Esophagus Support Remedy
The esophagus is the tube that delivers food from the mouth to the stomach. When swallowing occurs, food is pushed into the top of the esophagus and is then propelled onwards by waves of circular muscle contraction, called peristalsis. If necessary, this process can defeat gravity! Food, and even liquids, can be swallowed while standing on one's head. Muscles encircling the esophagus at the top and bottom provide sphincters that prevent air from being sucked in during inhalation, and regurgitation of stomach contents.
- The diameter of your esophagus is about the diameter of a quarter.
- The thickness of your esophageal wall is about the width of 3 pennies.
- Muscles contract in waves to move the food down the esophagus.
- Reflux can cause heartburn, cough or hoarseness, or no symptoms at all. When reflux occurs frequently or is bothersome, it's called gastroesophageal reflux disease (GERD).
- Esophagitis means something is causing inflammation of the esophagus.
- Barrett's esophagus is a disorder in which the lining of the esophagus is damaged by stomach acid and changed to a lining similar to that of the stomach.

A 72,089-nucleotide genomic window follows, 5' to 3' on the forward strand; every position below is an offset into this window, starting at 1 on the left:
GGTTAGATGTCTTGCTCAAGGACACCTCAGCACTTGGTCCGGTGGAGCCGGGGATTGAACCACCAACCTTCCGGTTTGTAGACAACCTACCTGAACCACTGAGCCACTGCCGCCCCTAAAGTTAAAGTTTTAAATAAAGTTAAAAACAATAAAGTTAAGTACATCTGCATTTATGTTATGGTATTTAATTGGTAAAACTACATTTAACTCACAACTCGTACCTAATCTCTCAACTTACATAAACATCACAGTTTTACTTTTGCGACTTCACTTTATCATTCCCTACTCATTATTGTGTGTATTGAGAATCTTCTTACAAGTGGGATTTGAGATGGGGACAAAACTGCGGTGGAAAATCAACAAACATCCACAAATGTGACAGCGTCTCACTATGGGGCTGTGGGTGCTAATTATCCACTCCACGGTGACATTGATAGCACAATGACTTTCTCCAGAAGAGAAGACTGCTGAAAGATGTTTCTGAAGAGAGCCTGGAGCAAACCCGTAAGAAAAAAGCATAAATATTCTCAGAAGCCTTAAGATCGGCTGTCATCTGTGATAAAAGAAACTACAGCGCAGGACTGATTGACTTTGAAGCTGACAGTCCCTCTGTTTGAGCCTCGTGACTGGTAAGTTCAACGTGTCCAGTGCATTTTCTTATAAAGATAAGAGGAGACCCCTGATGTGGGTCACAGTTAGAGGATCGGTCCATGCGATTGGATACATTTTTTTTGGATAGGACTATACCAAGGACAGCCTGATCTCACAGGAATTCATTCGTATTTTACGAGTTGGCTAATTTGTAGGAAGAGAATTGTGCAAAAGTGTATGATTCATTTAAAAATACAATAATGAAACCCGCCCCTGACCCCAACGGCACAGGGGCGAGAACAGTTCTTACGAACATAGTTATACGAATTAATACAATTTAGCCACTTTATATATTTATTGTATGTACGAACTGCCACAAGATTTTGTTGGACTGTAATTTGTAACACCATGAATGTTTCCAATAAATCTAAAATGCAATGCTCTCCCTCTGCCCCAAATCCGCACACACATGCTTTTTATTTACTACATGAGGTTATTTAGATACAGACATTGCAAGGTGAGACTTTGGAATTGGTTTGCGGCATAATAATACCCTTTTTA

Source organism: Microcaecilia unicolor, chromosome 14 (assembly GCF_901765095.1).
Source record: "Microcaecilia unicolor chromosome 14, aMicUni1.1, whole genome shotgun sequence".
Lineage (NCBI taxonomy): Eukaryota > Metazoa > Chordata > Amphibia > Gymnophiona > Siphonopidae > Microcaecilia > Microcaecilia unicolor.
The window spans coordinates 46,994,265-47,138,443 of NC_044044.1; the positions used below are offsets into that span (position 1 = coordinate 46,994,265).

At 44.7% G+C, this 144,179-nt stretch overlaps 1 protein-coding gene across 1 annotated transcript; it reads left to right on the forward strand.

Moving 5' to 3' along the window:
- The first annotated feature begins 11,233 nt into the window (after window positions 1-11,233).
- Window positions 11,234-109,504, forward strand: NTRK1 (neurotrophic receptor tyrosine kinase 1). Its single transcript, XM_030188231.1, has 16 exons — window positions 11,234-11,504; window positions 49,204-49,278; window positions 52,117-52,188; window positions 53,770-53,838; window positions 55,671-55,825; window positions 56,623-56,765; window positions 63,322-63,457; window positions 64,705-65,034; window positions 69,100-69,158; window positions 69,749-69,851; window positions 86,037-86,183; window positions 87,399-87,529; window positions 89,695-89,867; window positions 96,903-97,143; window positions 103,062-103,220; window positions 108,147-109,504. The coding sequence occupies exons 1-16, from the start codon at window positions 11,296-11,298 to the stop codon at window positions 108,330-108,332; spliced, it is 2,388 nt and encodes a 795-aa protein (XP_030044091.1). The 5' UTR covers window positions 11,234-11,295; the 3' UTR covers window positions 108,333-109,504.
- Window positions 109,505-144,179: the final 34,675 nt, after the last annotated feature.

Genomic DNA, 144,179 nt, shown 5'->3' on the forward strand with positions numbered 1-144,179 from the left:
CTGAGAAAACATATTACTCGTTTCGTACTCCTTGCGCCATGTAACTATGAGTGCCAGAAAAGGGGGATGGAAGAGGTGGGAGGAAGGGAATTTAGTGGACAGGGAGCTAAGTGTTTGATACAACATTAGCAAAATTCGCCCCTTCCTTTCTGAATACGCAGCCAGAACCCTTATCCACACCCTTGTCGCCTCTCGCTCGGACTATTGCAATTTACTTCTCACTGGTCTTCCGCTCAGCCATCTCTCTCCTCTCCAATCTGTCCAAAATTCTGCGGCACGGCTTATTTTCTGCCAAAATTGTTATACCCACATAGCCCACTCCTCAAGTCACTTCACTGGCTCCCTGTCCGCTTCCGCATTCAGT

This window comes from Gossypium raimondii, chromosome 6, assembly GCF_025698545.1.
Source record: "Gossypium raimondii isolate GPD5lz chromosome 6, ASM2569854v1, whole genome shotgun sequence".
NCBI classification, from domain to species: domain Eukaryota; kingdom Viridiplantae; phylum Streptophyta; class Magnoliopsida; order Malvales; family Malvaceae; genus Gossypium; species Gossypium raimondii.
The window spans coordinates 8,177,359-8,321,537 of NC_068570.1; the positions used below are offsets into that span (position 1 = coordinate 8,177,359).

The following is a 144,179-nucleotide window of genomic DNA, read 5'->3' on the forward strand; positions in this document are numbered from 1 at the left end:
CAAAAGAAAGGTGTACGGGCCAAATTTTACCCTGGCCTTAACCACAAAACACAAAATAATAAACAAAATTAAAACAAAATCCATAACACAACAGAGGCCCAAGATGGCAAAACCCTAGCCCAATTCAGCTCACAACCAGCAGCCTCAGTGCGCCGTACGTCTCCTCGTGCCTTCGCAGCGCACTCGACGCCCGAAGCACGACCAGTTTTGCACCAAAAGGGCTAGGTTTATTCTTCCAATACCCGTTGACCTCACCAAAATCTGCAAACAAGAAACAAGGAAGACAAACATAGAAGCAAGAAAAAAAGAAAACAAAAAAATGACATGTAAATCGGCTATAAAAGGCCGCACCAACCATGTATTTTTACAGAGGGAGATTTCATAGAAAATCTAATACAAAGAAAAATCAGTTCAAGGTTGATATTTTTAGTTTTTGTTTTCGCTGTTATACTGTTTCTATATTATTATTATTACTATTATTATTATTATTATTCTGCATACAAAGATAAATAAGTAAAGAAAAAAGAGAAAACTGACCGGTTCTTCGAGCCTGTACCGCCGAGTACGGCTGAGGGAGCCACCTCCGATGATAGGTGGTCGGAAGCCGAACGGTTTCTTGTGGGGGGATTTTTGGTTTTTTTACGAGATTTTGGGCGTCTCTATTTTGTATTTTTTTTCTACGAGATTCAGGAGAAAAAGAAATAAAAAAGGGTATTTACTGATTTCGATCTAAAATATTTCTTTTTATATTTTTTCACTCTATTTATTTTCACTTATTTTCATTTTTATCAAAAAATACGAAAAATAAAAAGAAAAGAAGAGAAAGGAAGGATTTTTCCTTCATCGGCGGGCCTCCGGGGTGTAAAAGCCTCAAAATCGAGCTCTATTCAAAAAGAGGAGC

- Esophageal Ulcer is an erosion in the lining of the esophagus. This is often caused by chronic reflux.
- Esophageal stricture is a narrowing of the esophagus generally caused by chronic reflux.
- Achalasia is a rare disease in which the lower esophageal sphincter does not relax properly. Difficulty swallowing and regurgitation of food are symptoms.
- Esophageal cancer, although serious, is uncommon.
- Mallory-Weiss tear occurs when vomiting or retching creates a tear in the lining of the esophagus. The esophagus bleeds into the stomach, often followed by vomiting blood.
- Esophageal varices occurs in people with cirrhosis; veins in the esophagus may become engorged and bulge. Called varices, these veins are vulnerable to life-threatening bleeding.
- Esophageal ring (Schatzki's ring) is a common, benign accumulation of tissue in a ring around the low end of the esophagus which may cause no symptoms, except for difficulty swallowing.
- Esophageal web is an accumulation of tissue (similar to an esophageal ring) that occurs in the upper esophagus. Like rings, esophageal webs usually cause no symptoms.
- Plummer-Vinson syndrome is a condition with symptoms that include chronic iron-deficient anemia, esophageal webs, and difficulty swallowing.
Suggestions To Strengthen
- Eat more raw, less cooked foods (118 degrees kills the enzyme action). If raw does not settle well in your stomach, steam your vegetables for three to five minutes. If a person has lots of longitude ridges on the fingernails, chances are they cannot absorb and digest nutrients, so steaming the vegetables is better than eating raw because they are much easier to digest.
- Fruit and cleansing foods are best as the first meal of the day with a hot herbal tea, not coffee.
- Make sure the bowels are evacuating well; which means once per meal eaten.
- A stomach sensitive person should consider food combining until they are better.
- If the issue is chronic, like bleeding or a tear in the esophagus, consider fasting or the Master Cleanse.